- Intermittent fasting, which involves alternating periods of fasting and eating, has been linked to weight loss and other health benefits.
- A recent review compiled the results of clinical trials examining the effect of four combined schedules of intermittent fasting on weight loss and other health benefits.
- The study found that all four intermittent fasting schedules were associated with weight loss and a beneficial effect on blood pressure, insulin sensitivity, glucose and cholesterol levels.
- The review found that Modified alternate-day fasting or the 5:2 diet, which includes restricting caloric intake on fasting days, has been particularly effective in facilitating weight loss and improving cardiac metabolic outcomes.
Intermittent fasting is an eating pattern that includes alternating periods of fasting and eating. In other words, it restricts eating at specific times.
There are several different methods of intermittent fasting. Certain schedules only allow eating during the 8 hours of the day, while others restrict or reduce food intake for certain days of the week.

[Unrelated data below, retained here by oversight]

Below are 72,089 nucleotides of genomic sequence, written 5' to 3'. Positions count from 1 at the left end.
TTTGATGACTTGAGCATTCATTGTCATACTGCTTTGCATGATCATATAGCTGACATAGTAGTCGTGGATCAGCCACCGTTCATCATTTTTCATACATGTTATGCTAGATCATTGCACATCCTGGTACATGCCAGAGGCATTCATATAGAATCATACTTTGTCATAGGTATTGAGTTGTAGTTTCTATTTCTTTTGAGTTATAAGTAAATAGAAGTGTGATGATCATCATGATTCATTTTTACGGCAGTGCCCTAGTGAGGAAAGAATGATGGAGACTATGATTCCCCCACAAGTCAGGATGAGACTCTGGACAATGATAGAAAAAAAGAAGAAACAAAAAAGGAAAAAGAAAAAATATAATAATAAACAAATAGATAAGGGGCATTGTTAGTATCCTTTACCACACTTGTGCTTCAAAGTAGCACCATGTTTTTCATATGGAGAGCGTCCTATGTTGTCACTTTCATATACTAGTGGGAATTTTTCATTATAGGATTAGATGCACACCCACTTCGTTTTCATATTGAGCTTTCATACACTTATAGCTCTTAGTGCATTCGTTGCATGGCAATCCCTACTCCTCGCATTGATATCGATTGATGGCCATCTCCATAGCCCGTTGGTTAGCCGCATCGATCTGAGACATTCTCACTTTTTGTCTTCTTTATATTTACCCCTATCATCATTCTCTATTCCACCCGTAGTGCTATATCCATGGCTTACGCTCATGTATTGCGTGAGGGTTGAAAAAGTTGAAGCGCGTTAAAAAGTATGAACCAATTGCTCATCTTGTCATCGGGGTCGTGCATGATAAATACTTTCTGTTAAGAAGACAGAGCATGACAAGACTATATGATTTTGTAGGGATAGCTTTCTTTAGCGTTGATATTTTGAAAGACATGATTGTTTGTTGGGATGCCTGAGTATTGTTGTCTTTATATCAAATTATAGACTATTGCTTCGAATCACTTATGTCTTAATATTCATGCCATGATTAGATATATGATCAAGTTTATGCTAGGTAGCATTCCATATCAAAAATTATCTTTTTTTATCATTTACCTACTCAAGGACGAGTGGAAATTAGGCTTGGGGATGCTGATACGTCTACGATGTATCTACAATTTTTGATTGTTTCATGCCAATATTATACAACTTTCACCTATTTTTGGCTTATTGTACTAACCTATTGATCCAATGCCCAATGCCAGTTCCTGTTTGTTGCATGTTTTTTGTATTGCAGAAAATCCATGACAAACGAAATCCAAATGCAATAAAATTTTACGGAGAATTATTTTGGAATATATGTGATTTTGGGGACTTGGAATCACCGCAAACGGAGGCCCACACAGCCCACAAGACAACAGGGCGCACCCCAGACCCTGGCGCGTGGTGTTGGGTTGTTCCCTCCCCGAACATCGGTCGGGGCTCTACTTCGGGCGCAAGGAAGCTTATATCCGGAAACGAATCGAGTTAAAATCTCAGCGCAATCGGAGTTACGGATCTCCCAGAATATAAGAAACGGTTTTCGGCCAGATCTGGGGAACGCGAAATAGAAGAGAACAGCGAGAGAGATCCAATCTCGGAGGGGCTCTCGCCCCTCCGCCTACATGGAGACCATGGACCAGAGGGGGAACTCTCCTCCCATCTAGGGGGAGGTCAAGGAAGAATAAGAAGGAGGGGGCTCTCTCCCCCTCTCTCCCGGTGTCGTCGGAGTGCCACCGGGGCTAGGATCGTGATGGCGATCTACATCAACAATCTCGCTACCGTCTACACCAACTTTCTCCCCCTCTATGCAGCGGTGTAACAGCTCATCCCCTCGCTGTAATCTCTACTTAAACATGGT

Furthermore, the researchers conducted meta-analyses to summarize the results of these clinical trials on the health benefits of various forms of intermittent fasting. These meta-analyses have generally focused on the association betweenSpecific methods of intermittent fasting and health outcomes.
The study found that intermittent fasting has associations with weight loss and improvements in metabolism and cardiovascular health.
The researchers also found that some methods of intermittent fasting were more effective for weight loss.
Study co-author Christa Faraday, professor of nutrition at the University of Illinois, Chicago, said: Medical news today“This study is primarily a review of review articles. It shows that different forms of intermittent fasting, ie alternating day fasting, the 5:2 diet, and time-restricted feeding, are all effective weight loss interventions for people with obesity.”
This review also shows that intermittent fasting may be an effective way to reduce heart disease risk by lowering blood pressure, low-density lipoprotein cholesterol and triglycerides. The article also shows that these diets may help prevent type 2 diabetes by lowering insulin resistance and fasting insulin,” added Dr. Faraday.
The study appears in the journal